The underworld has a new kind of crook: the software counterfeiter.
In the past year, counterfeit copies of dozens of popular computer programs have been popping up on store shelves. The fakes are good enough to fool retailers.
''This is not the back streets of Hong Kong,'' says Anne Murphy, a Microsoft attorney investigating software counterfeiting. ''We have an indigenous counterfeiting industry in the United States.''
''Everyone believes there's no problem in the United States,'' adds Ron Barker, a former piracy investigator and now spokesman for Novell Inc., the Provo, Utah, manufacturer of the leading networking software for desktop computers. In fact, so much software is sold in the US that overall losses dwarf other countries.
Or at least they appear to.
Counterfeiting losses are hard to estimate. Overall software piracy - which includes illegal copying of software for friends and colleagues as well as outright counterfeiting - cost the software industry nearly $2.9 billion in US sales last year, according to estimates by the Business Software Alliance (BSA), a Washington, D.C., trade group. That's $800 million more than the No. 2 country for piracy: Japan.
So far, much of the activity is in California. For example:
* This month, investigators for the Los Angeles district attorney arrested a computer-software dealer and seized some $1 million of illegally copied software. The district attorney alleges that the dealer, Thomas Nick Alefantes, is ''Captain Blood,'' a counterfeiter who has operated for at least five years.
* This summer a federal court issued preliminary injunctions that barred five California companies from selling any more counterfeit copies of software named in the suit. The suit, initiated by the Software Publishers Association (SPA), marks the first time the association has taken legal action against alleged counterfeiters. ''It's a growing problem,'' says Peter Beruk, litigation manager for the SPA, the principal trade group representing the software industry.
For several years, software counterfeiters have churned out fake copies of operating systems and graphical interfaces, especially the DOS and Windows programs from Microsoft. Now counterfeiters are replicating other software programs. Mr. Beruk says he has seen counterfeits of some 20 titles. ''It's not a lot, but a year ago we weren't seeing this. My suspicion is that it's going to go up,'' he says.
The counterfeit operations are not only branching out, they're getting more sophisticated. Instead of making one-by-one copies of software on easy-to-spot recordable disks, illegal shops stamp out the optical disks just as legitimate software companies do. Fake packaging has become virtually identical with the real thing.
At the recent COMDEX computer show here in Las Vegas, for example, the BSA displayed several counterfeit programs next to originals. The fakes were hard to pick out. Counterfeiters now copy even the manufacturers' certificates of authenticity, the hologram, and special imprinted tape called the ''confirm label.''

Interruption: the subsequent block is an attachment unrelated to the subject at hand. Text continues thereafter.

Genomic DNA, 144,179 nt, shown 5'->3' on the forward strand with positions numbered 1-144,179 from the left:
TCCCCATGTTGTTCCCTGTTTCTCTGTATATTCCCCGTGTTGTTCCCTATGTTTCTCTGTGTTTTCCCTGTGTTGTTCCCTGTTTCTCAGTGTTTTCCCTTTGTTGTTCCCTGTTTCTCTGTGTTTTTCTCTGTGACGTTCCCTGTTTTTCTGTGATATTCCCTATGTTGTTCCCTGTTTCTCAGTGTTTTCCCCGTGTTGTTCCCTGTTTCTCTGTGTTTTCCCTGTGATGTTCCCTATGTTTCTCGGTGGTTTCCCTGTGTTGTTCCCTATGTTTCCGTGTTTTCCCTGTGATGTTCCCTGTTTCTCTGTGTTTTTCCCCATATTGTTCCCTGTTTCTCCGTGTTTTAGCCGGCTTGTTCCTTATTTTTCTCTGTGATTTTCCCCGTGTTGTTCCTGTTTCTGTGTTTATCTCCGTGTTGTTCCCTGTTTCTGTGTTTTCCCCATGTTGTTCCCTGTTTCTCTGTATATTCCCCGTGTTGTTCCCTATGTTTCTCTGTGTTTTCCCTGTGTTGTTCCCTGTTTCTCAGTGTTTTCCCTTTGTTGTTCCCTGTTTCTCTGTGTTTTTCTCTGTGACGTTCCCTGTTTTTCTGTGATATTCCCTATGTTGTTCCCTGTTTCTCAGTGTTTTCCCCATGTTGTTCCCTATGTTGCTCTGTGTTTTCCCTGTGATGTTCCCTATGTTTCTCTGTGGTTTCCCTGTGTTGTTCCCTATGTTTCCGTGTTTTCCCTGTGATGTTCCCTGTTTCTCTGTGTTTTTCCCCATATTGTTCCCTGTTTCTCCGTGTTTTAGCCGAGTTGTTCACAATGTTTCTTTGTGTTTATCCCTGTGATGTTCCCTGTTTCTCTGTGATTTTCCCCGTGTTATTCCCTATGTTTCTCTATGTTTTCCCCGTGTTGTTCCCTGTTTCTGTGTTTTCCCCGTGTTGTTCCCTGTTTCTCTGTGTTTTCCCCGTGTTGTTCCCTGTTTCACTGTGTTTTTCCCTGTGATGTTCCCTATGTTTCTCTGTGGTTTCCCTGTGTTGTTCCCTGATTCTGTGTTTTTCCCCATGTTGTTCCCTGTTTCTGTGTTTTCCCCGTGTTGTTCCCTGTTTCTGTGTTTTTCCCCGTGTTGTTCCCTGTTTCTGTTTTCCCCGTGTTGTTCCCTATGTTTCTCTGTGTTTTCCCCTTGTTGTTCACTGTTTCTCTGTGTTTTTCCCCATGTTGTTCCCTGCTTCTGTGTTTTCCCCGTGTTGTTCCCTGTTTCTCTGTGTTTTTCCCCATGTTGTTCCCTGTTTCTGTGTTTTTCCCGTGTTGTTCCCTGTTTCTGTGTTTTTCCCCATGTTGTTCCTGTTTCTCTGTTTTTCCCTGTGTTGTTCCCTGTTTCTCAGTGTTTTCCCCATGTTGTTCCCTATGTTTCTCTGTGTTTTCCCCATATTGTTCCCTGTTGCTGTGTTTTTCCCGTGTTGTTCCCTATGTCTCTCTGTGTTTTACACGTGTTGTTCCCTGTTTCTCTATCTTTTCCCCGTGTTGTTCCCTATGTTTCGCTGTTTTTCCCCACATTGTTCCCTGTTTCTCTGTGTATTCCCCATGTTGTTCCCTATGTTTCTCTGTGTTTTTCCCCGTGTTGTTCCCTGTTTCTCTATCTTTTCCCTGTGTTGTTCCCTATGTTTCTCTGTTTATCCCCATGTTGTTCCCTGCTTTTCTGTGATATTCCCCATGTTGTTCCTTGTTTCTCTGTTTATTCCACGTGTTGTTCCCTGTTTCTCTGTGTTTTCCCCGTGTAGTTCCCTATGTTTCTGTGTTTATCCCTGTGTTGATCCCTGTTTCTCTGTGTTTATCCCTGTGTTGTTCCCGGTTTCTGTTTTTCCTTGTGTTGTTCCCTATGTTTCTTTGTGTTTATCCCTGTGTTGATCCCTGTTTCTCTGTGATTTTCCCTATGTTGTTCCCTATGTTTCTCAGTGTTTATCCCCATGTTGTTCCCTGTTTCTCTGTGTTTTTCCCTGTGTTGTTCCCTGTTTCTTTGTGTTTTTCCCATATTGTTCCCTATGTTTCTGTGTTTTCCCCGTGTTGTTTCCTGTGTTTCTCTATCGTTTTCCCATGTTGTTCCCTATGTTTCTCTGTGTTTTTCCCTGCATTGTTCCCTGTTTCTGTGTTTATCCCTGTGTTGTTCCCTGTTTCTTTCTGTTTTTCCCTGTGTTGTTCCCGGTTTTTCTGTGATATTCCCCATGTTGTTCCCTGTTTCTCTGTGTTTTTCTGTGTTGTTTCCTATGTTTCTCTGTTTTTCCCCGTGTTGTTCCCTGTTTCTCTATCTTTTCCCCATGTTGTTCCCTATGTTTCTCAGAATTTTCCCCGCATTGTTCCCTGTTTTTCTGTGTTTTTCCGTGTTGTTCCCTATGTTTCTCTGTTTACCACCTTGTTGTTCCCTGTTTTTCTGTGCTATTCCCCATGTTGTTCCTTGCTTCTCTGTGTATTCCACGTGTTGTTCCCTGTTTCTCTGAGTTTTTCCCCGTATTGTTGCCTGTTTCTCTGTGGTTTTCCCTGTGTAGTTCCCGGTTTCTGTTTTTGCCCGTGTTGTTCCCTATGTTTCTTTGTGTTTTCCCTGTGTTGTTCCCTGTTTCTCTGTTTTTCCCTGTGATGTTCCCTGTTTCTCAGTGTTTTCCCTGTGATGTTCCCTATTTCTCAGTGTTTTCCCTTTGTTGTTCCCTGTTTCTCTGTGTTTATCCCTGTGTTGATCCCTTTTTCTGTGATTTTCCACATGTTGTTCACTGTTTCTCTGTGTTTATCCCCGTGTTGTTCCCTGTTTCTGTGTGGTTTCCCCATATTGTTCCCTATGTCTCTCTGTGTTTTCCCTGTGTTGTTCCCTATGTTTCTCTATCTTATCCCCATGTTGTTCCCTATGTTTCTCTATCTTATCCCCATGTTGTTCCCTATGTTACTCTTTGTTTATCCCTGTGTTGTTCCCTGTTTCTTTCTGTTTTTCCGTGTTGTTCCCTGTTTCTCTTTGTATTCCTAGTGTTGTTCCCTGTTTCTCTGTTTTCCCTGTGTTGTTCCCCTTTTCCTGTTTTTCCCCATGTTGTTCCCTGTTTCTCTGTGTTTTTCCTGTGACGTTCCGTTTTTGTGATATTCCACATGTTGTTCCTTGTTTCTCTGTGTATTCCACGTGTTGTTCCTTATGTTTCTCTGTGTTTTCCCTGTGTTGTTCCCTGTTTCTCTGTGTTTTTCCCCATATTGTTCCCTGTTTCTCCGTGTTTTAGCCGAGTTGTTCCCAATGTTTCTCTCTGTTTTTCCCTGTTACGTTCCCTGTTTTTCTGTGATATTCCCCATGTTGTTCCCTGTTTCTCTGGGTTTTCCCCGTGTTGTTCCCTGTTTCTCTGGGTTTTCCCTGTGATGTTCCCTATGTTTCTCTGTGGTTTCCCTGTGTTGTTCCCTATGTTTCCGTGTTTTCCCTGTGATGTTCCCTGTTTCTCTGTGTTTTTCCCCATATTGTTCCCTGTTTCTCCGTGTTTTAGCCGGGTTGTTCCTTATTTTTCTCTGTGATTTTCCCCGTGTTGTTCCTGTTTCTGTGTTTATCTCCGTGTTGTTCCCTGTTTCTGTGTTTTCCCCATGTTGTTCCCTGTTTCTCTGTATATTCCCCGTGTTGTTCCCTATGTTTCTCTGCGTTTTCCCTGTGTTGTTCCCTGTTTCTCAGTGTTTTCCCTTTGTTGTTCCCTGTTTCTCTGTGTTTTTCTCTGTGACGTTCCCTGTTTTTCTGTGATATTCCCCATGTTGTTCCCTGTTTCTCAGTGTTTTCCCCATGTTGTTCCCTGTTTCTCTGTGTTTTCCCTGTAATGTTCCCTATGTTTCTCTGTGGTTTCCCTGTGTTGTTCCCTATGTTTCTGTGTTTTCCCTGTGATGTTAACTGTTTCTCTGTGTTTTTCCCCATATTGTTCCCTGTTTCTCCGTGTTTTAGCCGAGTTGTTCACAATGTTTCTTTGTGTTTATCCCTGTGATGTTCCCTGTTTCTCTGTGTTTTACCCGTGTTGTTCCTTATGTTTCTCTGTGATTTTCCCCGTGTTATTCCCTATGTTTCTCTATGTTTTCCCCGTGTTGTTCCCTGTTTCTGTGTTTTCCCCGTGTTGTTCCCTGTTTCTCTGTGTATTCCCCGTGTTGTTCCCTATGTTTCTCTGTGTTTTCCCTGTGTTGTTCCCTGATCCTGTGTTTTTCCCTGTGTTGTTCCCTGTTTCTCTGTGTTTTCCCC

''This is rough,'' complains Ms. Murphy of Microsoft, holding up a fake white certificate of authenticity for Microsoft DOS next to an authentic green one. Seeing them side by side, a user might distinguish that the fake hologram is not as clear and the confirm label not as expertly printed as the original. But in a store, no user - not even a dealer - would likely tell the difference.
In the past year alone, a couple of police raids have netted counterfeit software that Microsoft values at $20 million. Among the items recovered were several thousand fake Microsoft holograms. Microsoft says it has information that two hologram companies were approached by counterfeiters who wanted 2 million fake holograms for Microsoft DOS and Windows software.
Once the software gets sold into retail channels, it can fall into anybody's hands. Two of the three presidential campaigns in 1992 found that they were using counterfeit software, says Harrison Colter, an attorney for Novell who is responsible for intellectual-property litigation. Mr. Colter declined to say which two campaigns were involved.
''It's becoming a bit of a global industry,'' adds Robin Burton, director of European public affairs for BSA. Especially in Eastern Europe and in the Far East, the counterfeiters of music CDs are turning to software piracy because the profit margins are higher, he adds.
''There's a good profit in it and low risk,'' says Pat McPherson, a senior investigator for the Los Angeles district attorney's office. It's ''difficult to get manpower to work these cases.'' Drugs and violent crime have a higher priority, he adds.
To try to prevent counterfeiting, the software alliance is launching an approved-software-dealer program that aims to get legitimate dealers to sign a code of ethics and pledge to sell only legal software. Already in its initial phase in Europe and planned for Asia by the end of the year, the program should roll out in the US in early 1996.
The program will also include brochures for consumers to help them spot counterfeit software. One tip from counterfeit experts is to flip through the software manual. If the printing looks cheap, especially if the graphics are cloudy or indistinct, it's possible the software might be fake.